Types of Sentences: Exclamations/Commands - Grade 3
Exclamations are those sentences that express strong emotions. They are indicated by excitement in the voice and an exclamation point at the end of the sentence. "That ball is out of here!" is an example of an exclamatory sentence. See Full Product Description.
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Exclamations are those sentences that express strong emotions. They are indicated by excitement in the voice and an exclamation point at the end of the sentence. "That ball is out of here!" is an example of an exclamatory sentence. Do not allow students to confuse interjections such as "Wow!" and "Yuck!" with exclamations. An exclamation must be a complete sentence.
Commands (also known as ""Imperative"") can be confusing for students that are just learning to read because they share ending punctuation marks with the statement and the exclamation mark. A period is used at the end of a command if it is a request. ("Pass the salt.") An exclamation mark is used if it is a strong command. ("Stop hitting your brother!")
Please see below for a selection of Leveled Lessons for Below Level (basic), and/or On Level (median), and/or Above Level (competent) readers.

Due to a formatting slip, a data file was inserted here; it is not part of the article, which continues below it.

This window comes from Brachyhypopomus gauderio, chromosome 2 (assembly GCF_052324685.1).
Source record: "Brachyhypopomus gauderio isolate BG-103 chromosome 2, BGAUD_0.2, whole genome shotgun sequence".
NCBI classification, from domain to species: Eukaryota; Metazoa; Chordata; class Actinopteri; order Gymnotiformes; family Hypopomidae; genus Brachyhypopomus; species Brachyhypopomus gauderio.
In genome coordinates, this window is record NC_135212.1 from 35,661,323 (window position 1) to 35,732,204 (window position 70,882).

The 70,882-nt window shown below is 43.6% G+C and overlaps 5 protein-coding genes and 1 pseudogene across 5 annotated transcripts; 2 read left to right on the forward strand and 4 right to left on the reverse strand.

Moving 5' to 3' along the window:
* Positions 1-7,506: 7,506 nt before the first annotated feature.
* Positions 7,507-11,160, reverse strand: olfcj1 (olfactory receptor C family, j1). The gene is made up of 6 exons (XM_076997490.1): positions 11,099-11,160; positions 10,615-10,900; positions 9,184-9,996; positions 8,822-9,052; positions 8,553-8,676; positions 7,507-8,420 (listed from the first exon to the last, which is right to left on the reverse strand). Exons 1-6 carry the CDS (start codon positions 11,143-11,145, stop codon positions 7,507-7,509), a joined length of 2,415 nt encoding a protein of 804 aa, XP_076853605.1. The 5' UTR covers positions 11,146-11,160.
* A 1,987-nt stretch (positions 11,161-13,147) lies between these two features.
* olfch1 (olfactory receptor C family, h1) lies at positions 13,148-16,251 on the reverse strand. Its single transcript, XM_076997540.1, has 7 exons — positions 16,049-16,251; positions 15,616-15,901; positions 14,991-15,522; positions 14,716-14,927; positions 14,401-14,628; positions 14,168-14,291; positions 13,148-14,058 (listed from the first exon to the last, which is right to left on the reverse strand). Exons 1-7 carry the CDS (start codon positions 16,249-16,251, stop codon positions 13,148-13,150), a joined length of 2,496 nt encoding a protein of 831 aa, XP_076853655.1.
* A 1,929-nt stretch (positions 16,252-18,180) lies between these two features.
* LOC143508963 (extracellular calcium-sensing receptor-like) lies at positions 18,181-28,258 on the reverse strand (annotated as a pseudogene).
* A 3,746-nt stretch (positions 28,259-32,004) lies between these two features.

After you have been reading out loud to the students go back and reread those sentences that are examples of exclamatory sentences. Ask your students what kind of feeling they got when they heard these words. Young children will usually call these sentences "excitement sentences." Close enough. Ask them if they can guess what kind of punctuation ended these sentences. Encourage students to use exclamations in their writing. Have fun with students by having them play a variation of "Simon Says." Give the following commands -- which they have to actually do -- and have them clap their hands if the command requires an exclamation mark. (They will know the difference by the sound of your voice.) Examples: "Stand up." "Sit down!" "Turn around!" "Stomp your feet." "Stomp your feet!"